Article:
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Award-winning author Edwidge Danticat on life in Haiti, Miami and the stories that made her

Author Edwidge Dantica is being honored at the Miami Book Fair’s 40th anniversary celebration.
shevaun williams
Author Edwidge Dantica is being honored at the Miami Book Fair’s 40th anniversary celebration.

It’s hard to think of a more distinctive Miami voice than that of the author Edwidge Danticat.

Whether we're talking about writing or culture, no one’s name comes up more often in conversation than Danticat's among the Sundial team.

Danticat stands at the intersection of both. Whether she’s writing non-fiction or novels or children’s books, her voice rings with a unique sound — Haiti’s, where she was born and the diaspora’s in Miami.

Her many books help us understand the connection between the two.

As an immigrant and minority, Danticat said she doesn't necessarily subscribe to the idea that the burden of representing every nuance of a culture should fall on one particular perspective.

READ MORE: This scholar shows us an ‘Afrofantastic’ future in his South Florida exhibit

"I also try to resist the weight of having one story mean everything. I think it's also important to leave room for the voices," she said. She hopes her work can be an entry point to Haitian culture.

"I see myself more as like a crack in the door, and then others will push it open,” she said.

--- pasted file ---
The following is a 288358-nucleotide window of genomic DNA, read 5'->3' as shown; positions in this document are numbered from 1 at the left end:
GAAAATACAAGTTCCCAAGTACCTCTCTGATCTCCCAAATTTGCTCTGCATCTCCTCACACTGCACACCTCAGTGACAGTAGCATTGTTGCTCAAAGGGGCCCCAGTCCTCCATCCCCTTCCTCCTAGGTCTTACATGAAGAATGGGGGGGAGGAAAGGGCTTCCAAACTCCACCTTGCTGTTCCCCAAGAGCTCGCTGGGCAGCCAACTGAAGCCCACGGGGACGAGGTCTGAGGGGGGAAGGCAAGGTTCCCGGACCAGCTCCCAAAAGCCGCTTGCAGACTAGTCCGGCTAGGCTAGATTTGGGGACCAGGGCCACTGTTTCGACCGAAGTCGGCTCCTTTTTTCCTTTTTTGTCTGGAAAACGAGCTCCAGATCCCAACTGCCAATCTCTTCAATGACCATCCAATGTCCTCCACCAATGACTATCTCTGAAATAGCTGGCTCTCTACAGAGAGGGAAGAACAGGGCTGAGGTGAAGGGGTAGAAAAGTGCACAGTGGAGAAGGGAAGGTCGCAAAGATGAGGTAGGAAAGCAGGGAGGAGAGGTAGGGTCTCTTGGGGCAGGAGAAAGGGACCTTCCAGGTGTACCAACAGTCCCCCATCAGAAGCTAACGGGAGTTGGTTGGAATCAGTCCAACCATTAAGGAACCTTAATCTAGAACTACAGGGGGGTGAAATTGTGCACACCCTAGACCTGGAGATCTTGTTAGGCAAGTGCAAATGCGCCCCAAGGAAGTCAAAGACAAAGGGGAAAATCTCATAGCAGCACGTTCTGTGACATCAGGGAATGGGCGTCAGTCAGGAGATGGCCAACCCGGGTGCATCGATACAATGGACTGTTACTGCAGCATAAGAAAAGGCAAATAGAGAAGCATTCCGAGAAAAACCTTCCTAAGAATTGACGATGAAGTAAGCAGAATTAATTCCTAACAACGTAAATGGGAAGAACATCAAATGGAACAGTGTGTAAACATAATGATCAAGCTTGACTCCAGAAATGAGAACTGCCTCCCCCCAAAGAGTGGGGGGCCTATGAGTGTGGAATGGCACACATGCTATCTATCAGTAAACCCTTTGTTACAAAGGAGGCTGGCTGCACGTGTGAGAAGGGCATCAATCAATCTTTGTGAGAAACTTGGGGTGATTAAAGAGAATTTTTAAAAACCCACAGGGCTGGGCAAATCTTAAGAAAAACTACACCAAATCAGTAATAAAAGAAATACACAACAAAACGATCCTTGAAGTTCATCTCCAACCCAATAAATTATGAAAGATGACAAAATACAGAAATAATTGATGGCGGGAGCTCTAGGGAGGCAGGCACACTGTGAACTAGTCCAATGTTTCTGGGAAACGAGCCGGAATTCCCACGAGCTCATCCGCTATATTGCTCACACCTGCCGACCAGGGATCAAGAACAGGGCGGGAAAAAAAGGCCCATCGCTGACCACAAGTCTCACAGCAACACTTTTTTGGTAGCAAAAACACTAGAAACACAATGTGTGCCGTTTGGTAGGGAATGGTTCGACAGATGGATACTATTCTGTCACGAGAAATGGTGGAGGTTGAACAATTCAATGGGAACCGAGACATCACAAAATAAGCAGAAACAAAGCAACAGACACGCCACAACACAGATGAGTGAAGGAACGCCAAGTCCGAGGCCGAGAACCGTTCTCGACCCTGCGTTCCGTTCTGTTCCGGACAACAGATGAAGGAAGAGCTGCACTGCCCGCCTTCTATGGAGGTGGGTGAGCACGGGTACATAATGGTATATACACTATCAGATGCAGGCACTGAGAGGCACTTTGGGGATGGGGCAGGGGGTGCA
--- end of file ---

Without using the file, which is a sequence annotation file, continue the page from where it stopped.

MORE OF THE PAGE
The Miami Book Fair is honoring her at its 40th anniversary gala Friday night. She’ll also be on a panel with other Caribbean voices the following day.

Her experience being raised by her aunt and uncle in Haiti while her parents were building a life in the U.S. seeps into her work. Those triumphs and struggles of the Haitian community are made evident in several of her books such as Krik Krak and Brother, I’m Dying, the latter being a memoir of her family. Both were finalists for the National Book Awards. She’s also a MacArthur Fellow — a genius grant winner.

She said writing has become a way to make sense of her life.

"It's how I honor the people I love, the people who are still with me … It's just how all those things are processed through me. And I think art sometimes makes us vessels, and even the person creating is not always sure how that stuff comes through," Danticat said.

"But you remain open. And if you practice enough, then things come out of it that also might be helpful to you in the creation, but it also might be helpful to other people and their own processing of the world we share."

Listen to the full interview on Sundial above.

We’re celebrating books by talking to authors all week. We’ll finish with a taping of Sundial before a live audience when we speak with Carl Hiaasen.

Listen to Sundial Monday through Thursday on WLRN, 91.3 FM, live at 1 p.m., rebroadcast at 8 p.m. Missed a show? Find every episode of Sundial on your favorite podcast app, such as Apple Podcasts, Stitcher and Spotify.

Carlos Frías is a bilingual writer, a journalist of more than 25 years and the author of an award-winning memoir published by Simon & Schuster.
Leslie Ovalle Atkinson is the former lead producer behind Sundial. As a multimedia producer, she also worked on visual and digital storytelling.
Elisa Baena is a former associate producer for Sundial.
Alyssa Ramos is the multimedia producer for Morning Edition for WLRN. She produces regional stories for newscasts and manages digital content on WLRN.
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